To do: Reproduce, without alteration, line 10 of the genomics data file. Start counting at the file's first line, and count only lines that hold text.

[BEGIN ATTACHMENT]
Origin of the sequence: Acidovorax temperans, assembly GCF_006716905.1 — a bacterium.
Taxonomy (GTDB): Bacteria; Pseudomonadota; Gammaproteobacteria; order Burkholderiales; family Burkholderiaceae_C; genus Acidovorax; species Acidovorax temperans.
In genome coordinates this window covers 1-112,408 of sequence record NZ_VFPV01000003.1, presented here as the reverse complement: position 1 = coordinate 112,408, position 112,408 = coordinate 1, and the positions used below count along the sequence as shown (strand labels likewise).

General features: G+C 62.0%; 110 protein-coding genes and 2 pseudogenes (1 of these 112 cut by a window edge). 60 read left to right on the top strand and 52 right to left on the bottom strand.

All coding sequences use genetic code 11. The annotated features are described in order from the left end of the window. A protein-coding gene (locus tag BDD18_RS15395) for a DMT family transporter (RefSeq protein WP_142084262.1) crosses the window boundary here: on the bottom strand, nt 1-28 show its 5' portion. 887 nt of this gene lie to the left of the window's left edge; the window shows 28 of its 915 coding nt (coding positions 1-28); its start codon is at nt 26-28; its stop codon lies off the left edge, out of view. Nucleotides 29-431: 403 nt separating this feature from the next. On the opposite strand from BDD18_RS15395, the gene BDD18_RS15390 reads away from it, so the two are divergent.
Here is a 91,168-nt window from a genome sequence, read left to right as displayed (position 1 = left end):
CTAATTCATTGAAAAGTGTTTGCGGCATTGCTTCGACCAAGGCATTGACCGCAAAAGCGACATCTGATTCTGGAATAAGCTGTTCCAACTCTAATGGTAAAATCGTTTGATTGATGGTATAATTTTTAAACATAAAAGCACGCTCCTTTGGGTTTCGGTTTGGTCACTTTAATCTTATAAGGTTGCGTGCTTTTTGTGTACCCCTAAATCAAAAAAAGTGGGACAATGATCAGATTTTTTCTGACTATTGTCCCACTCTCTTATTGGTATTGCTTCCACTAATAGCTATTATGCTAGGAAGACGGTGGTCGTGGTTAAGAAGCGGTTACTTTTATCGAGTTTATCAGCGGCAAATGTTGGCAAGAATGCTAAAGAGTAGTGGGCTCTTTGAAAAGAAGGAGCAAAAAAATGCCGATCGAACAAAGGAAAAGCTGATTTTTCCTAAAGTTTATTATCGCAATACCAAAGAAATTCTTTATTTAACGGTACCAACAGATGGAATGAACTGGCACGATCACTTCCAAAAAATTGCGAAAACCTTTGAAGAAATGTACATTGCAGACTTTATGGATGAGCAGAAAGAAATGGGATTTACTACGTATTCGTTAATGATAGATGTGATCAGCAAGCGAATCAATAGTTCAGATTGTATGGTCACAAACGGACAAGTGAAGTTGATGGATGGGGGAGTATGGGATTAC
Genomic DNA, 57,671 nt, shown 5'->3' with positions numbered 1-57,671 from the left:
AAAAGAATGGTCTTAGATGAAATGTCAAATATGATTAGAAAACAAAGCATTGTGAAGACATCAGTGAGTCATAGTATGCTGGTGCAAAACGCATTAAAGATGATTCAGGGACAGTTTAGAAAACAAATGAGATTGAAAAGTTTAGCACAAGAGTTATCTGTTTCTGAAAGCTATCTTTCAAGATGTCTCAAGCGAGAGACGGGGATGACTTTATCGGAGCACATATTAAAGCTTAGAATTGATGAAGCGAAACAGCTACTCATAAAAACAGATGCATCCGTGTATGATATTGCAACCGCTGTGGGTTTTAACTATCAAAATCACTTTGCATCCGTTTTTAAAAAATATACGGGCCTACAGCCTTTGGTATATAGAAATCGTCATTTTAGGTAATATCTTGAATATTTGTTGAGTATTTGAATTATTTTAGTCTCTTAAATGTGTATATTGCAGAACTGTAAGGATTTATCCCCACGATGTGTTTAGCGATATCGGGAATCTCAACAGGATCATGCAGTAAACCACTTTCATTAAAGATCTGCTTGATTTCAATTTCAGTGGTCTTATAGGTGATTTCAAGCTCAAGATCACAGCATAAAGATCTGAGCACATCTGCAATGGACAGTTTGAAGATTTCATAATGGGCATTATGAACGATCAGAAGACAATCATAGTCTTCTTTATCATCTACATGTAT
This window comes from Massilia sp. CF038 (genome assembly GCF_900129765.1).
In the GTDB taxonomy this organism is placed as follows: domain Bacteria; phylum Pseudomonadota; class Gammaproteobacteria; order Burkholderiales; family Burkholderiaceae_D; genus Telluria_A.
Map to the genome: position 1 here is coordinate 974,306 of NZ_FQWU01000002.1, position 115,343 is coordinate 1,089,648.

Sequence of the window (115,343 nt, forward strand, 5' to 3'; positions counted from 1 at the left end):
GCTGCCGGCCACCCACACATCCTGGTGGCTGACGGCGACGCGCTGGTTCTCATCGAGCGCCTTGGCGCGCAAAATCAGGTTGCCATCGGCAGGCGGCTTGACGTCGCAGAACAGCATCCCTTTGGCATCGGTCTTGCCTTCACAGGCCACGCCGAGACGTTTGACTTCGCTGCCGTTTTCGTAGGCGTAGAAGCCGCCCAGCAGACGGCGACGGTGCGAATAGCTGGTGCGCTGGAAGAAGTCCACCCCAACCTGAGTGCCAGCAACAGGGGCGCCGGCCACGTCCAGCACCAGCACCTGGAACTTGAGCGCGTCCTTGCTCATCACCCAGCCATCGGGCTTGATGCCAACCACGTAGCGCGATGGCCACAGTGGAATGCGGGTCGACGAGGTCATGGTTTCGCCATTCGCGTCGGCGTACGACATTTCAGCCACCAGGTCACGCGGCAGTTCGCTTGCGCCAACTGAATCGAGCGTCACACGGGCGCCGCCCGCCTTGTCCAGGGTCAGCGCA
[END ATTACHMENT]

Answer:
This window comes from Massilia sp. CF038 (genome assembly GCF_900129765.1).